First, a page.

07 April 2013

A Matter of Firsts

I decided that today I would give honor to those who have come before me, the/my Ancestors by acknowledging some of the FIRSTS that have presented themselves in my life. Of course, I have considered that this might sound like a bit of bragging on my part and it is, in a way. I am bragging about the doorways that I have stepped through because I honor ancestors.

I began to realize as I started to write this that the courage to have "firsts" is something inherited. My grandmother was the first in her family to attend University. This must have been fairly difficult for a woman born in 1901. My grandfather on my mother's side was the youngest barrister in the history of Trinidad. That must have been quite an accomplishment for an African-Caribbean man of those times--some time in the 1920's. So the urge to push the limits that are imposed by others runs through my blood.

I won't go into all of the firsts in my life, just a brief reflection on the most recent ones. I came to Belize as a priestess in an African Traditional Religion and with me came my empowerments, those energies for whom I am the caretaker. That was a first. To enter a country like Belize that had no tradition like this. I set out to "legalize" the practice of Ifa/Orisa and did so. That was a first. And other firsts related to that are the first empowerments, the first initiations in the history of Belize have been done. I am proud to say this because in some small way Belize can never be the same.

And now, another first and the reason for the strange looking picture above. I have been making goat milk cheese for a couple of years, focusing on soft cheese. I decided to branch out and make cheddar cheese and the picture above is evidence of my very first product. More importantly, I believe that this is the first goat milk cheddar ever made in Belize.

But what does this have to do with you? There is something to be said about being aware of what you do that is unique, original, rare. It gives you a space in life and in history that you may not have felt before. Rather than feeling that you are just taking up space, going through mundane motions of life, examine the lives of those who came before you. There are firsts there that you have taken for granted. You are unique, you have much to offer and everyday in the most casual and yet significant of ways, you can make history.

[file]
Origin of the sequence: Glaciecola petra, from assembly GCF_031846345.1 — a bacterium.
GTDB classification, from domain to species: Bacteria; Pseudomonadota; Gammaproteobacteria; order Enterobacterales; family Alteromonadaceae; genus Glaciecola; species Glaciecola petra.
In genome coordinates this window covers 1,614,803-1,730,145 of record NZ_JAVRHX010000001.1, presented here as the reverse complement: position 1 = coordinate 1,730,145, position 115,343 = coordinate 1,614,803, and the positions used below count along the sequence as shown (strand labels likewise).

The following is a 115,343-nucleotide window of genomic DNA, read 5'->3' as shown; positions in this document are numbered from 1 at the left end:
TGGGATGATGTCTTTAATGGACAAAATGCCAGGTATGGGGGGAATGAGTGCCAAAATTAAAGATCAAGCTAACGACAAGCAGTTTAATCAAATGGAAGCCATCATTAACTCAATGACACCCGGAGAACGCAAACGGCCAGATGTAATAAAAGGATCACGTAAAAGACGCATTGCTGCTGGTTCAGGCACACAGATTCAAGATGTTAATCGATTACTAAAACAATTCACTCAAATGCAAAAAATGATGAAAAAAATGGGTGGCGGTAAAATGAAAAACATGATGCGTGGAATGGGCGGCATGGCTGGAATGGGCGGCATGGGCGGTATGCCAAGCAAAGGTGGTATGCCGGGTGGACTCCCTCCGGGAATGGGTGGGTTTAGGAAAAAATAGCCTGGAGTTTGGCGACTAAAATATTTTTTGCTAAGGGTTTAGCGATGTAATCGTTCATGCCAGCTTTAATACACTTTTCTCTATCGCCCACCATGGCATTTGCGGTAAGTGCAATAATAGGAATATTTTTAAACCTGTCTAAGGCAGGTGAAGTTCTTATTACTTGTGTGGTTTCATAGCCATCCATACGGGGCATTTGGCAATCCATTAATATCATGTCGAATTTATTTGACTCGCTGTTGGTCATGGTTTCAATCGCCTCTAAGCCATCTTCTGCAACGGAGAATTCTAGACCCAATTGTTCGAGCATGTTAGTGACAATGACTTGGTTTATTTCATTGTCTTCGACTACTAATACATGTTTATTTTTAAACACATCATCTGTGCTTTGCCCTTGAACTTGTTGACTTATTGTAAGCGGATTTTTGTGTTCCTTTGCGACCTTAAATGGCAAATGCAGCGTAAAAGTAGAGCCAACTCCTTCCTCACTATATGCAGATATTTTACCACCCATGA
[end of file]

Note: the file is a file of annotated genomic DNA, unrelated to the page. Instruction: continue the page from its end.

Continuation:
05 April 2013

A Slight Turn of the Wrist

I have had the same coffee pot for a few years. Every morning I make coffee and pour the lovely deep brown liquid into my cup and every morning for the entire time that I have had the pot some of the precious liquid spills on the counter.

Nearly every morning, for as long as I have had the coffee pot, I have thought about how poorly engineered the coffee pot was. I have asked myself why the company did not test the pot before releasing to the public. In Belize, we get a lot of inferior products, usually the rejects of some manufacturer so all along I felt that I had a basis for thinking my thoughts.

It happened a couple of weeks ago, as I was pouring my coffee and some of it was dribbling on the counter, that I decided to hold by wrist in a slightly different angle. The moment I did that, the "problem" was solved.

When something in our life is dribbling all over, meaning not doing what we expect it to do, how often have we decided that the reason for the "problem" is due to the action or inaction of someone else? How often do we think, "if only she/he would do better", I would not be experiencing this? Perhaps you have a basis (at least in your mind) for this way of thinking. Maybe people have let you down. Maybe you have been disappointed. This basis may have some truth to it. You didn't make it up, it really did happen. BUT...

The person who let you down is not a part of this. Not really! Think about how often the bumps in your life simply required a slight turn of the wrist, a simple change of mind, a widening of perspective? Think back to a situation, now removed from your emotions and consider what a slight alteration in you could have done. The point to all of this that the seat of transformation, for any situation is ourselves. A change of mind in a bad situation may move you to do something different or it may propel you out of the situation. That change rests with you.